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The secret of the world’s largest seed revealed

The secret of the world’s largest seed revealed

New Scientist

Image: Christopher Kaiser-Bunbury

The coco de mer palm of the Seychelles is the stuff of legend. Its seeds – the largest and heaviest in the world – were once believed to grow on trees beneath the waves of the Indian Ocean, and to hold great healing powers. Even when it later turned out that the palm grows on dry land, new folklore emerged: To produce this seed, the male and female plants embrace each other on a stormy night, or so a local story goes.

The legends may be just that, but the palm still has unique appeal. “The coco de mer is the only charismatic plant that can rival the giant panda or the tiger,” says Stephen Blackmore at the Royal Botanic Garden Edinburgh, UK. Now the science behind the charismatic palm’s seeds is proving to be just as fascinating.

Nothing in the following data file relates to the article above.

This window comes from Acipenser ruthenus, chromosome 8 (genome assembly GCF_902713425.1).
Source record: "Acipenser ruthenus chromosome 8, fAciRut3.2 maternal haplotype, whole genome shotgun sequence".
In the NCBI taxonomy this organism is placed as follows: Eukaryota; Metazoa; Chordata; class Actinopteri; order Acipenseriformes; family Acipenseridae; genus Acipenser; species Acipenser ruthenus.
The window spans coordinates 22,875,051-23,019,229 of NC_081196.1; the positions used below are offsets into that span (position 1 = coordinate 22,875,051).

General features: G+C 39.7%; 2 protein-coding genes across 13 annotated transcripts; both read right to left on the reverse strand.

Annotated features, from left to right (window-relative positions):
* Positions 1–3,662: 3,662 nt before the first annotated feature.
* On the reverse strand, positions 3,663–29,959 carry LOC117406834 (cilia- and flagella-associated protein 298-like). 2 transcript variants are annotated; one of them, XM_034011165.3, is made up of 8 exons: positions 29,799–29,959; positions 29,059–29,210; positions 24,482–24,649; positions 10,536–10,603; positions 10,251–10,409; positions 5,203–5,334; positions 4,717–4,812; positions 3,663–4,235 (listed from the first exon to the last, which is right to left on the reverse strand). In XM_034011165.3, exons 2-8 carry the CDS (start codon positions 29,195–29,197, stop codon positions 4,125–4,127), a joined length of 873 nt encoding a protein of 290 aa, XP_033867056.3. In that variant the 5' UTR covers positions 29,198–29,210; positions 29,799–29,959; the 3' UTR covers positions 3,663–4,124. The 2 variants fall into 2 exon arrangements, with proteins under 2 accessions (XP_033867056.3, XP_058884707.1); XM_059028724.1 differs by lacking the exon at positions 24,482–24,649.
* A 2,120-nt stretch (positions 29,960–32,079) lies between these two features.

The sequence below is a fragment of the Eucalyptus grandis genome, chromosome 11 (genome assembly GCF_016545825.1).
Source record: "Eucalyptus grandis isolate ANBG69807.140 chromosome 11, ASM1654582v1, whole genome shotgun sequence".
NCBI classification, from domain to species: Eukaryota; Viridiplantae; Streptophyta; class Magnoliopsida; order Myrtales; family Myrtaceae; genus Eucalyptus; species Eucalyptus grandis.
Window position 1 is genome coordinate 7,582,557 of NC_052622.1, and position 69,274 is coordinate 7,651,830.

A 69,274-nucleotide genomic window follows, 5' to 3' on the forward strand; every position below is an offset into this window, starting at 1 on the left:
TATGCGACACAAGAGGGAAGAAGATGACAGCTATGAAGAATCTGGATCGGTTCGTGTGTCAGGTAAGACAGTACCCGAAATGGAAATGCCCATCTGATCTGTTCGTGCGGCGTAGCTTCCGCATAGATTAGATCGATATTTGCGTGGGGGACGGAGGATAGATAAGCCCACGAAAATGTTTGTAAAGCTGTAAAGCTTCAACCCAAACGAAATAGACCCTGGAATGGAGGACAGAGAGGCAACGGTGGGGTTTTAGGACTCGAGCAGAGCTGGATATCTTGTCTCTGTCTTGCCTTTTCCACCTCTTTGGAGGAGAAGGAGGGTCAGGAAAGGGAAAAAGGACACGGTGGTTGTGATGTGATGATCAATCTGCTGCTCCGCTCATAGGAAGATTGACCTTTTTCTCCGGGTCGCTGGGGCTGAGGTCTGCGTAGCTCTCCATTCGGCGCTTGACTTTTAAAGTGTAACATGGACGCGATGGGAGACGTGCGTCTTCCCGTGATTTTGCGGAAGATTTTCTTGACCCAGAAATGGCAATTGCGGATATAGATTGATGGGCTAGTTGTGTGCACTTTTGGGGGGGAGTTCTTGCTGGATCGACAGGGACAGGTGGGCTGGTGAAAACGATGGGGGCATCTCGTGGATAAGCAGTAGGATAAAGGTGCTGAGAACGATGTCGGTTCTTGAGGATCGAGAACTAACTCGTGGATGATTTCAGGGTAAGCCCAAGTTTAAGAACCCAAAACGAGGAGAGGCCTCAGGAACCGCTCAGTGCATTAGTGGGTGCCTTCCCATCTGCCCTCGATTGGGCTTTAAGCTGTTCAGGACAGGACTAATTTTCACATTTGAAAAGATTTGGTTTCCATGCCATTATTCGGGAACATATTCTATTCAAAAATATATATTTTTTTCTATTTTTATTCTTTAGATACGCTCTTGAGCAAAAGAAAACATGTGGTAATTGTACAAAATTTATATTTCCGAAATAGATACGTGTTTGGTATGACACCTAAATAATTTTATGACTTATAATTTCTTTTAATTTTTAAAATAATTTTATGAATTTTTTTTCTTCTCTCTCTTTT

So how does a plant that grows in poor quality soil on just two islands produce record-breaking seeds that reach half a metre in diameter and can weigh in at around 25 kilograms?

To find out, Christopher Kaiser-Bunbury at the Technical University of Darmstadt in Germany and his colleagues analysed leaf, trunk, flower and nut samples taken from coco de mer palms (Lodoicea maldivica) living on the island of Praslin.

They found that the leaves have only about one-third of the nitrogen and phosphorus concentrations seen in the leaves of other trees and shrubs growing on the Seychelles. Also, before old leaves are shed, the palm efficiently withdraws most of the nutrients from them and recycles them. Investing so little into the foliage means the palm has more to invest in its fruit. Read more on…